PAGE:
John AbrahamFri 3 Aug 2018 11.00 BST
Human carbon pollution is melting the Arctic, but aerosol pollution is slowing it down
The Arctic is one of the “canaries in the coal mine” for climate change. Long ago, scientists predicted it would warm quicker than other parts of the planet, and they were right. Currently, the Arctic is among the fastest-warming places on the planet. Part of the reason is that as the Arctic warms, ice melts and ocean water is uncovered. The ocean is darker than ice so it in turn absorbs more sunlight and increases its warming. This is a feedback loop.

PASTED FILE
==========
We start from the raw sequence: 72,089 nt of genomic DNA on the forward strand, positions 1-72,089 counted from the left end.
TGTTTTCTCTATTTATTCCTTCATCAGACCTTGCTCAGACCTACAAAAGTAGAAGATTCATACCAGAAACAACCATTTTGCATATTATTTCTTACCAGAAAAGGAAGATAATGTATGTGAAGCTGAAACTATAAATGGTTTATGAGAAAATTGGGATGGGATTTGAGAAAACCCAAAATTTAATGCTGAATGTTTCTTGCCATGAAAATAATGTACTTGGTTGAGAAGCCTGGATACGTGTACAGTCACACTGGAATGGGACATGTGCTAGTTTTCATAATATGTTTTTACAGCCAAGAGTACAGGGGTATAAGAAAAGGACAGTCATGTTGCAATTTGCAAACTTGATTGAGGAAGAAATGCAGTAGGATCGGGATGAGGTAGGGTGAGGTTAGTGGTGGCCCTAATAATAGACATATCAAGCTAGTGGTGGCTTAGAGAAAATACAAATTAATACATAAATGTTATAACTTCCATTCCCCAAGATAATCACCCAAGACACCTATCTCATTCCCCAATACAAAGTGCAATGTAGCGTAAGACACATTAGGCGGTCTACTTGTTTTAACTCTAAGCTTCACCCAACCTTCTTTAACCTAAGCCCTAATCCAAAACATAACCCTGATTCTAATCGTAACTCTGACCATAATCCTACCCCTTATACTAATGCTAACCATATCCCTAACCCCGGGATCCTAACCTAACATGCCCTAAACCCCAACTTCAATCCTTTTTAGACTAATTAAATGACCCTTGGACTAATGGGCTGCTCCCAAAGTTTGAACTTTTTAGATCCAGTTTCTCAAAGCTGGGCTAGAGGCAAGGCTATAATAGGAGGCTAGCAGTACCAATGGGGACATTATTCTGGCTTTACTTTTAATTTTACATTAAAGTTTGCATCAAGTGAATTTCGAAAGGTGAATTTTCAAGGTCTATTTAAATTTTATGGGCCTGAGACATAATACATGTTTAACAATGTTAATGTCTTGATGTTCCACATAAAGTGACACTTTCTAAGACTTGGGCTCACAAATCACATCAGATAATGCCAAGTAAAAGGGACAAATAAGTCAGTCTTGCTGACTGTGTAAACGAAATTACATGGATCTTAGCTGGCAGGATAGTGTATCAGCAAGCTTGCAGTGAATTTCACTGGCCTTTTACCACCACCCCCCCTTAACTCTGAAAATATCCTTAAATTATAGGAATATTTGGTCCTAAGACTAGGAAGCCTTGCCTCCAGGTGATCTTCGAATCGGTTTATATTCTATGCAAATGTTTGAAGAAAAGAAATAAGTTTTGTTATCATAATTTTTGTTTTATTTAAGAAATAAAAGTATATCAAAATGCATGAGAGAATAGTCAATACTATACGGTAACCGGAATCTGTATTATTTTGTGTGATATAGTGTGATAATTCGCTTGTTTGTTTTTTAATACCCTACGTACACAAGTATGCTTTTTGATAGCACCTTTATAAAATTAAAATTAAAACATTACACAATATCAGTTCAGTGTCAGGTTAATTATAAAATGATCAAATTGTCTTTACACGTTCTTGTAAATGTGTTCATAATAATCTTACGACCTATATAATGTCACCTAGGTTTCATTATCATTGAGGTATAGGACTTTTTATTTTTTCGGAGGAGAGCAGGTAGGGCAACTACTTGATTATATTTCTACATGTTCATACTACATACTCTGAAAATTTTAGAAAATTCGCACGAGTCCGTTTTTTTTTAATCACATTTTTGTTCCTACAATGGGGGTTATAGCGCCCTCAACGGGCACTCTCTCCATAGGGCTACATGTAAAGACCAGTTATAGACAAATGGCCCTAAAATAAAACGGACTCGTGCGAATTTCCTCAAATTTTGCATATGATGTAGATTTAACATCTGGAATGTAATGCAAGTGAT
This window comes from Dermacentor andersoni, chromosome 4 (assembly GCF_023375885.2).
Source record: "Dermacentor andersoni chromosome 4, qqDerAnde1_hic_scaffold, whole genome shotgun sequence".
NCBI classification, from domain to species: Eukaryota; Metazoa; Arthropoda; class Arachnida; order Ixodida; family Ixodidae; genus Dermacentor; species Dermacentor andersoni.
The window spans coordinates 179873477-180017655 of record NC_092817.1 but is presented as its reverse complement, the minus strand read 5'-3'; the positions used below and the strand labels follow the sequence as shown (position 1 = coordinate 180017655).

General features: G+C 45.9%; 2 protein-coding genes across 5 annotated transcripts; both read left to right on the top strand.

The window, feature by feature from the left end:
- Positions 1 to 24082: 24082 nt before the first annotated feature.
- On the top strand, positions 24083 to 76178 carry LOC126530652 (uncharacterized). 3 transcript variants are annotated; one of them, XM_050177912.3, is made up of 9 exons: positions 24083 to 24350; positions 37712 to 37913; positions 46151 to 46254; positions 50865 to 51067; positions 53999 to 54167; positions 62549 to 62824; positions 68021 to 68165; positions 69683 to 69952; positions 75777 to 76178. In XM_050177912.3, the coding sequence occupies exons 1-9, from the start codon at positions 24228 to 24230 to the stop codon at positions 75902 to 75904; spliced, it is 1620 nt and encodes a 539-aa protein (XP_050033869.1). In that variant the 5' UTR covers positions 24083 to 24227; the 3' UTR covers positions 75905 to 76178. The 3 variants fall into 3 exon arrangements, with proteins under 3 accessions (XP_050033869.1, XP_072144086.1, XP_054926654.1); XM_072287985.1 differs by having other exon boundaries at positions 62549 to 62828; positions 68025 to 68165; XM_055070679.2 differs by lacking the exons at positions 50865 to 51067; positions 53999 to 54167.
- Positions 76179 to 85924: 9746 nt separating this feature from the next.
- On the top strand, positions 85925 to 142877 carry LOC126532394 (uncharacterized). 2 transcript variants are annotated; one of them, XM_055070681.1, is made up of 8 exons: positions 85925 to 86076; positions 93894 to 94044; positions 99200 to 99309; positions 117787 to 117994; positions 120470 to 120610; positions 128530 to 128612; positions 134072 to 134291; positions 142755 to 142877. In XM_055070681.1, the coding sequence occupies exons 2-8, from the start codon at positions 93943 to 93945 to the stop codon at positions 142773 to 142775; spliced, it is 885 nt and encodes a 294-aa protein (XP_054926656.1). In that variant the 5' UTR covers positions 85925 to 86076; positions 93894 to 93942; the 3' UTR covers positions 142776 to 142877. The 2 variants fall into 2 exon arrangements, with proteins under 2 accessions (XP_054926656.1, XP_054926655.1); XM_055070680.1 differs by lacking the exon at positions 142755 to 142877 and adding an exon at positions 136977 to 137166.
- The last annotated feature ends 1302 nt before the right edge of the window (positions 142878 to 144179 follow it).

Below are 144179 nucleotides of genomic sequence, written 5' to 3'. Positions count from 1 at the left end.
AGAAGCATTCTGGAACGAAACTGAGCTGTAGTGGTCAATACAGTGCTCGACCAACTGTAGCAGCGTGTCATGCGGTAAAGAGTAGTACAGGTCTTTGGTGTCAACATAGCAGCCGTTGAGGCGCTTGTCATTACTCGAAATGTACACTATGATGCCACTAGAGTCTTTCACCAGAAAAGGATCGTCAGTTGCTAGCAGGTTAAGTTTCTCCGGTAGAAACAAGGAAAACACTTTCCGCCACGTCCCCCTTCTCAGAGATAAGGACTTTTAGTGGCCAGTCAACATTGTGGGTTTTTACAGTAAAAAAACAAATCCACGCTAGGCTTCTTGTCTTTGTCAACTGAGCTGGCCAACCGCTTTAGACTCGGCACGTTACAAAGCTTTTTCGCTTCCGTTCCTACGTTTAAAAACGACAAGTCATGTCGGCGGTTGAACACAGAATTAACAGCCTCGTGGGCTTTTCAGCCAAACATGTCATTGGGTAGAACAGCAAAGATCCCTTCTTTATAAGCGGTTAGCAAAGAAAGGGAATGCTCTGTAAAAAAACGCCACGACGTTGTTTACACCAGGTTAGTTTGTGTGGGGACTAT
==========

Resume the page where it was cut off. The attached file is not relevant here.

Another reason is that the Arctic doesn’t get that much sunlight so increased energy from the atmosphere has a bigger influence there than it would have elsewhere.
Scientists have looked to the Arctic for clues and hints of human climate change over the past decades. The fact that the Arctic is warming has led to a 70% reduction in the volume of summer sea ice – an enormous loss of ice.
Decline in September Arctic ice extent (not volume). Illustration: Nasa